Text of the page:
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VOLUME 1. NUMBER 69.
BY A THREAD
EXPECTATION THAT ANY MO-
MENT MAY BRING DEATH
TO POPE LEO.
A WONDERFUL FIGHT FOR LIFE
COMPLICATION OF DISEASES
WHICH WOULD ENDANGER
MAN IN PRIME.
RECOVERY IS NOf IMPOSSIBLE
ALTHOUGH DR. MAZZONI SAYS
POPE'S CONDITION CONTIN-
Rome, July 10, 5:25 a. m. The
pope is asleep. The condition of his
lungs is not worse. There is as yet
no suspicion of serums gathering
again in the pleura, but t' disorder of
his kidneys is disquieting.
During the early part of the night
his* holiness was somewhat restless.
The occasional brief periods of sleep
were disturbed by difficulty in breath
ing. The pontiff spoke little and
seemed much depressed. Chloral and
caffeine were administered with good
effects. About sunrise the pontiff fell
into a more restorative sleep than he
had had all night.
May Die at Any Moment.
Rome, July 10, 1:15 a. m The life
of Pope Leo continues to hang by a
thread, with the expectation that any
moment may bring death. Yet the
wonderful vitality of the remarkable
old man is combatting a complication
of diseases which would endanger a
strong man in the prime of life.
Throughout yesterday the reports
from the sick room alternated with
fears and hopes. At times rumors of
the gravest character gained cur
rency. Out of the mass of contradic
tory reports, the essential features of
the pope's actual condition are indi
cated in the bulletins issued at 9:45
yesterday morning and at 8:15 last
evening, bearing the signatures of the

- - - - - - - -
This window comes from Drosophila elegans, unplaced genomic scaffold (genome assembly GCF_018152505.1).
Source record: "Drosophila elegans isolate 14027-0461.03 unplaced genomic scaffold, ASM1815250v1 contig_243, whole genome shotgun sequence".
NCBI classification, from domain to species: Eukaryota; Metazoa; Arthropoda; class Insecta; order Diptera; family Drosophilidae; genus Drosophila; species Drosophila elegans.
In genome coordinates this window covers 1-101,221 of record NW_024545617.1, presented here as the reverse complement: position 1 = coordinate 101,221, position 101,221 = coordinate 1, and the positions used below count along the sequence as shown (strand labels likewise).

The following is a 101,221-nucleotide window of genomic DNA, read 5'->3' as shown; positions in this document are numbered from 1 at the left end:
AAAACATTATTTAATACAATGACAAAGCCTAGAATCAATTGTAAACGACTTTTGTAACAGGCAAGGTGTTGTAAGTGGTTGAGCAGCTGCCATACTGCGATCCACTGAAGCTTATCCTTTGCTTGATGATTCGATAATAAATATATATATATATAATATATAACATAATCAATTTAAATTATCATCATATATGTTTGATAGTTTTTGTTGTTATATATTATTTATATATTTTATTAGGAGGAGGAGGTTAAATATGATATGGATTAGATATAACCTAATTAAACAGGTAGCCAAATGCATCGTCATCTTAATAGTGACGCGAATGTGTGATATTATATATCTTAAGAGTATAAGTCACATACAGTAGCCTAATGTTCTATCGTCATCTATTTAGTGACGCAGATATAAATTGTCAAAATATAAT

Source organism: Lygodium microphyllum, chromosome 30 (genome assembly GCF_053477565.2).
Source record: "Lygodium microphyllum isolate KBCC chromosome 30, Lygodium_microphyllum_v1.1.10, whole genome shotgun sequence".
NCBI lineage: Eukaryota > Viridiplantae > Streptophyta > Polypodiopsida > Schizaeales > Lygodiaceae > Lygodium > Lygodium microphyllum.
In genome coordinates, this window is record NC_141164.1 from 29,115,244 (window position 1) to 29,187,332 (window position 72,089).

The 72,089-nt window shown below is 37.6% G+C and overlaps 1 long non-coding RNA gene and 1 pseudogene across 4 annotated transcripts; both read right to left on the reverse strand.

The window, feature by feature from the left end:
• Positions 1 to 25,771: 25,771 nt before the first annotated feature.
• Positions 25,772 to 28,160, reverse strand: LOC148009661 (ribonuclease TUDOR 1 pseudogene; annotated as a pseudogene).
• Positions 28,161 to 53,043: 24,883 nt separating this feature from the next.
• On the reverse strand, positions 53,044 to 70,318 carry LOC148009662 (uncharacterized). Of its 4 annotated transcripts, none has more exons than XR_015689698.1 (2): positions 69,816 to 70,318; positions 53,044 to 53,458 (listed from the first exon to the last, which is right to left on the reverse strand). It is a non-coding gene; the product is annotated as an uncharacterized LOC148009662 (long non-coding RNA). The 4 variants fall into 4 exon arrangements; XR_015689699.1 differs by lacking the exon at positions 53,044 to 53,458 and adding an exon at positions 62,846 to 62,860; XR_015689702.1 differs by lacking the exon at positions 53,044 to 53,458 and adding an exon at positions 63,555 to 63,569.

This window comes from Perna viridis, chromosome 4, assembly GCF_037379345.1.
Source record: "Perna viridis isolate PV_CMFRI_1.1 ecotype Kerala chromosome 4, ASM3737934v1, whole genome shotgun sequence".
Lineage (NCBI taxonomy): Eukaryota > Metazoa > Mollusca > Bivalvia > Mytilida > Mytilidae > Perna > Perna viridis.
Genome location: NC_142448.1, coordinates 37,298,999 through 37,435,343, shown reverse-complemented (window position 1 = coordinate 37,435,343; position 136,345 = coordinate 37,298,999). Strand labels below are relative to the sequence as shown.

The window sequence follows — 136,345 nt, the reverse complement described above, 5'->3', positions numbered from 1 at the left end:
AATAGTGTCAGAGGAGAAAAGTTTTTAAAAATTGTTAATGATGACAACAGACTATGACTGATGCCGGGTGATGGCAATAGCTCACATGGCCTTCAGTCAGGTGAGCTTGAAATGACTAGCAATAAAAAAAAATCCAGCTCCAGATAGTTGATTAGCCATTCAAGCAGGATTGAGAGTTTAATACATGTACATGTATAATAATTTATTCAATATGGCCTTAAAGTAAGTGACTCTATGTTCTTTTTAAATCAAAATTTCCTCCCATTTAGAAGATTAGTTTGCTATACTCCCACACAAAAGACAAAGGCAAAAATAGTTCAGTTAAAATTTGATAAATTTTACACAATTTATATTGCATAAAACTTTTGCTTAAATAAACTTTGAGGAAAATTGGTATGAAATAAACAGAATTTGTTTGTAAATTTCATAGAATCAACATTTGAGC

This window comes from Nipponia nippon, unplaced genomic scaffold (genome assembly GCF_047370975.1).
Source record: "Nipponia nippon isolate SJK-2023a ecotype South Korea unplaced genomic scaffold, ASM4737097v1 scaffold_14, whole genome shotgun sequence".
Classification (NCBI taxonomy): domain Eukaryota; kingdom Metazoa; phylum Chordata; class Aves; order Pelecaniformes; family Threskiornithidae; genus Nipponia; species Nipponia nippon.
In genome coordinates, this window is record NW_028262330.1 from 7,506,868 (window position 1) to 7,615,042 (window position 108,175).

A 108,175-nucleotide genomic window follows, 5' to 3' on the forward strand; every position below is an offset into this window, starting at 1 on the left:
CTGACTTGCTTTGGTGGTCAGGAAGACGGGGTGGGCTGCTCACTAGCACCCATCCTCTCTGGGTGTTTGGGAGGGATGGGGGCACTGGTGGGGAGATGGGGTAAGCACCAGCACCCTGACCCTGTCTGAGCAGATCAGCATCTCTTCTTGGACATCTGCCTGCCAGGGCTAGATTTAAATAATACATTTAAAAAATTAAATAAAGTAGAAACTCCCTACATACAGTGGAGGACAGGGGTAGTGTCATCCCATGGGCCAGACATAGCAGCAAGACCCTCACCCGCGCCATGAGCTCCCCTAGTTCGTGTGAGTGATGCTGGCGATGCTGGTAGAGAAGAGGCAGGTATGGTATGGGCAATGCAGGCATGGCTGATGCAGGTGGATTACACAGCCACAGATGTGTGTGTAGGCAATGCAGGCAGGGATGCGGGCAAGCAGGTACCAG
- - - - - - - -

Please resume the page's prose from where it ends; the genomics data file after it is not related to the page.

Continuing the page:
two attending doctors. The early bul
letin was noticeably free from tech
nical language. During the night the
pope had secured little refreshing
sleep, and with this sleeplessness was
The difficulty in breathing had in
creased and a derangement of the
kidneys began to manifest itself.
These complications were fully and
frankly stated by the doctors. Their
official bulletin was supplemented in
the cou.'se of personal conversation in
which they showed that they enter
tained scarcely any hop of recovery.
Yet they always qualified their state
ments, setting forth the remarkable
constitutional strength and indomita
ble energy of the patient as the most
striking evidence of his almost super
human will. They instanced the dy
ing man's leaving his bed during the
morning and takiug several steps, un
aided save by a cane, to an armchair.
When this became known many were
disposed to criticise the doctors for
permitting such an exhausting effort,
but it was explained that the entire
absence of fever, the temperature be
ing below normal, eliminated the
danger of syncope from this exertion.
Moreover, the attending physicians
recognized that they were battling
A Man of Iron
will who does not know the meaning
of restraint. Except for the brief time
that he passed in the armchair, the
pope lay in oed throughout the day,
shifting his position frequently with
out assistance, and occasionally tak
ing a small draught of diluted wine
with the yolks of eggs. The only
solid food he has taken is calves'